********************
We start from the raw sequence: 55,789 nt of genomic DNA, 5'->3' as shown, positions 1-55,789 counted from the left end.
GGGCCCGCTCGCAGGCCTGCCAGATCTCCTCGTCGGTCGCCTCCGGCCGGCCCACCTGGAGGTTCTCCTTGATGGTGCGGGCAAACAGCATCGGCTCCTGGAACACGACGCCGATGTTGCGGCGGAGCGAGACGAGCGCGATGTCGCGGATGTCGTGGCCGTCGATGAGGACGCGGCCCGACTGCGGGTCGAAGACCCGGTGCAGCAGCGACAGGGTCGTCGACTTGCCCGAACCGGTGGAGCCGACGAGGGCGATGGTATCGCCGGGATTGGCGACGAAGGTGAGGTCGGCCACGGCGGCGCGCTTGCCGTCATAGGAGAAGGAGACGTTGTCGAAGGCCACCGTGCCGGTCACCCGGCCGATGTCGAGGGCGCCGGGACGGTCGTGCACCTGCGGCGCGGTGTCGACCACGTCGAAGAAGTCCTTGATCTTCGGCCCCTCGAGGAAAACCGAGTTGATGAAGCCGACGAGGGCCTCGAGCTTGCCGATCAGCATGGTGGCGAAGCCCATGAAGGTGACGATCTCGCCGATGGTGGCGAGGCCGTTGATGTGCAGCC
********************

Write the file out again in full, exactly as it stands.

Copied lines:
We start from the raw sequence: 55,789 nt of genomic DNA, 5'->3' as shown, positions 1-55,789 counted from the left end.
GGGCCCGCTCGCAGGCCTGCCAGATCTCCTCGTCGGTCGCCTCCGGCCGGCCCACCTGGAGGTTCTCCTTGATGGTGCGGGCAAACAGCATCGGCTCCTGGAACACGACGCCGATGTTGCGGCGGAGCGAGACGAGCGCGATGTCGCGGATGTCGTGGCCGTCGATGAGGACGCGGCCCGACTGCGGGTCGAAGACCCGGTGCAGCAGCGACAGGGTCGTCGACTTGCCCGAACCGGTGGAGCCGACGAGGGCGATGGTATCGCCGGGATTGGCGACGAAGGTGAGGTCGGCCACGGCGGCGCGCTTGCCGTCATAGGAGAAGGAGACGTTGTCGAAGGCCACCGTGCCGGTCACCCGGCCGATGTCGAGGGCGCCGGGACGGTCGTGCACCTGCGGCGCGGTGTCGACCACGTCGAAGAAGTCCTTGATCTTCGGCCCCTCGAGGAAAACCGAGTTGATGAAGCCGACGAGGGCCTCGAGCTTGCCGATCAGCATGGTGGCGAAGCCCATGAAGGTGACGATCTCGCCGATGGTGGCGAGGCCGTTGATGTGCAGCC